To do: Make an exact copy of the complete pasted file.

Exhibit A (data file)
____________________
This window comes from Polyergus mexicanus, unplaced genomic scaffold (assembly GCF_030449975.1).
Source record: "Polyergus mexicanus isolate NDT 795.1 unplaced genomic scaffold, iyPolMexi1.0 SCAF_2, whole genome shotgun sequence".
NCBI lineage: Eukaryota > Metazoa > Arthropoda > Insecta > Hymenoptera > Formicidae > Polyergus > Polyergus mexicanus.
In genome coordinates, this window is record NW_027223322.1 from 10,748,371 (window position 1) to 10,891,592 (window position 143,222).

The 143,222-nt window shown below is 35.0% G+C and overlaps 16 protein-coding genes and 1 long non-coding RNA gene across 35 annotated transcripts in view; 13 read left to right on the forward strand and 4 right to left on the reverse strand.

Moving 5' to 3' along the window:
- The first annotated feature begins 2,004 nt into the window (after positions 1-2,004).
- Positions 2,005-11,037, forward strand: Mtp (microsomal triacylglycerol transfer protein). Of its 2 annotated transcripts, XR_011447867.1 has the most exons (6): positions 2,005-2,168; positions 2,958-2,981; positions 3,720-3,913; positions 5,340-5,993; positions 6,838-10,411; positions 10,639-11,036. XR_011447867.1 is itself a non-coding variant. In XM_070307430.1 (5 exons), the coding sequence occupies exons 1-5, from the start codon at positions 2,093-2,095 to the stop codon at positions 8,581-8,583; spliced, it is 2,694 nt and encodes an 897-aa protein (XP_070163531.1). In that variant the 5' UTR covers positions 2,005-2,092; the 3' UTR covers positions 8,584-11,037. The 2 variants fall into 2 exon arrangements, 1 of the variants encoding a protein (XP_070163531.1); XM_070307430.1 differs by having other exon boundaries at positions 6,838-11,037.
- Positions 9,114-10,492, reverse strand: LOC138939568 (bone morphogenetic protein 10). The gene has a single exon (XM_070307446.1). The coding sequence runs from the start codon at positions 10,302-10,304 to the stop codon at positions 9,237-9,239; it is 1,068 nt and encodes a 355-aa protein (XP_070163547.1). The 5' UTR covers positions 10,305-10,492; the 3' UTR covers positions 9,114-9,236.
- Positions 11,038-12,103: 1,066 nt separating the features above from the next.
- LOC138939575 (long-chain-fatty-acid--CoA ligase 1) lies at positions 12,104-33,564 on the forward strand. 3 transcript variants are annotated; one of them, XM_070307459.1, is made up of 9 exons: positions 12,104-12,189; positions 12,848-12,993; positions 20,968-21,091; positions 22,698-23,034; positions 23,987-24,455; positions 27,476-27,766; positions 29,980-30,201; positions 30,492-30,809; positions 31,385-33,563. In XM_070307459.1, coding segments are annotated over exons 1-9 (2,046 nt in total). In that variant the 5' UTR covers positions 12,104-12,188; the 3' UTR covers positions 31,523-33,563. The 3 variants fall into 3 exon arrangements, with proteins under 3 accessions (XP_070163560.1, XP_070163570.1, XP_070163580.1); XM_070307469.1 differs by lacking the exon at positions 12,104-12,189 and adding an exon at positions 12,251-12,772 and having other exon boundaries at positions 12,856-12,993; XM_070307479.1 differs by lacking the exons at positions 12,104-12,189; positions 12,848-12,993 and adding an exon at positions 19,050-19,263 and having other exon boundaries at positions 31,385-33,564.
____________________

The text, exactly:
This window comes from Polyergus mexicanus, unplaced genomic scaffold (assembly GCF_030449975.1).
Source record: "Polyergus mexicanus isolate NDT 795.1 unplaced genomic scaffold, iyPolMexi1.0 SCAF_2, whole genome shotgun sequence".
NCBI lineage: Eukaryota > Metazoa > Arthropoda > Insecta > Hymenoptera > Formicidae > Polyergus > Polyergus mexicanus.
In genome coordinates, this window is record NW_027223322.1 from 10,748,371 (window position 1) to 10,891,592 (window position 143,222).

The 143,222-nt window shown below is 35.0% G+C and overlaps 16 protein-coding genes and 1 long non-coding RNA gene across 35 annotated transcripts in view; 13 read left to right on the forward strand and 4 right to left on the reverse strand.

Moving 5' to 3' along the window:
- The first annotated feature begins 2,004 nt into the window (after positions 1-2,004).
- Positions 2,005-11,037, forward strand: Mtp (microsomal triacylglycerol transfer protein). Of its 2 annotated transcripts, XR_011447867.1 has the most exons (6): positions 2,005-2,168; positions 2,958-2,981; positions 3,720-3,913; positions 5,340-5,993; positions 6,838-10,411; positions 10,639-11,036. XR_011447867.1 is itself a non-coding variant. In XM_070307430.1 (5 exons), the coding sequence occupies exons 1-5, from the start codon at positions 2,093-2,095 to the stop codon at positions 8,581-8,583; spliced, it is 2,694 nt and encodes an 897-aa protein (XP_070163531.1). In that variant the 5' UTR covers positions 2,005-2,092; the 3' UTR covers positions 8,584-11,037. The 2 variants fall into 2 exon arrangements, 1 of the variants encoding a protein (XP_070163531.1); XM_070307430.1 differs by having other exon boundaries at positions 6,838-11,037.
- Positions 9,114-10,492, reverse strand: LOC138939568 (bone morphogenetic protein 10). The gene has a single exon (XM_070307446.1). The coding sequence runs from the start codon at positions 10,302-10,304 to the stop codon at positions 9,237-9,239; it is 1,068 nt and encodes a 355-aa protein (XP_070163547.1). The 5' UTR covers positions 10,305-10,492; the 3' UTR covers positions 9,114-9,236.
- Positions 11,038-12,103: 1,066 nt separating the features above from the next.
- LOC138939575 (long-chain-fatty-acid--CoA ligase 1) lies at positions 12,104-33,564 on the forward strand. 3 transcript variants are annotated; one of them, XM_070307459.1, is made up of 9 exons: positions 12,104-12,189; positions 12,848-12,993; positions 20,968-21,091; positions 22,698-23,034; positions 23,987-24,455; positions 27,476-27,766; positions 29,980-30,201; positions 30,492-30,809; positions 31,385-33,563. In XM_070307459.1, coding segments are annotated over exons 1-9 (2,046 nt in total). In that variant the 5' UTR covers positions 12,104-12,188; the 3' UTR covers positions 31,523-33,563. The 3 variants fall into 3 exon arrangements, with proteins under 3 accessions (XP_070163560.1, XP_070163570.1, XP_070163580.1); XM_070307469.1 differs by lacking the exon at positions 12,104-12,189 and adding an exon at positions 12,251-12,772 and having other exon boundaries at positions 12,856-12,993; XM_070307479.1 differs by lacking the exons at positions 12,104-12,189; positions 12,848-12,993 and adding an exon at positions 19,050-19,263 and having other exon boundaries at positions 31,385-33,564.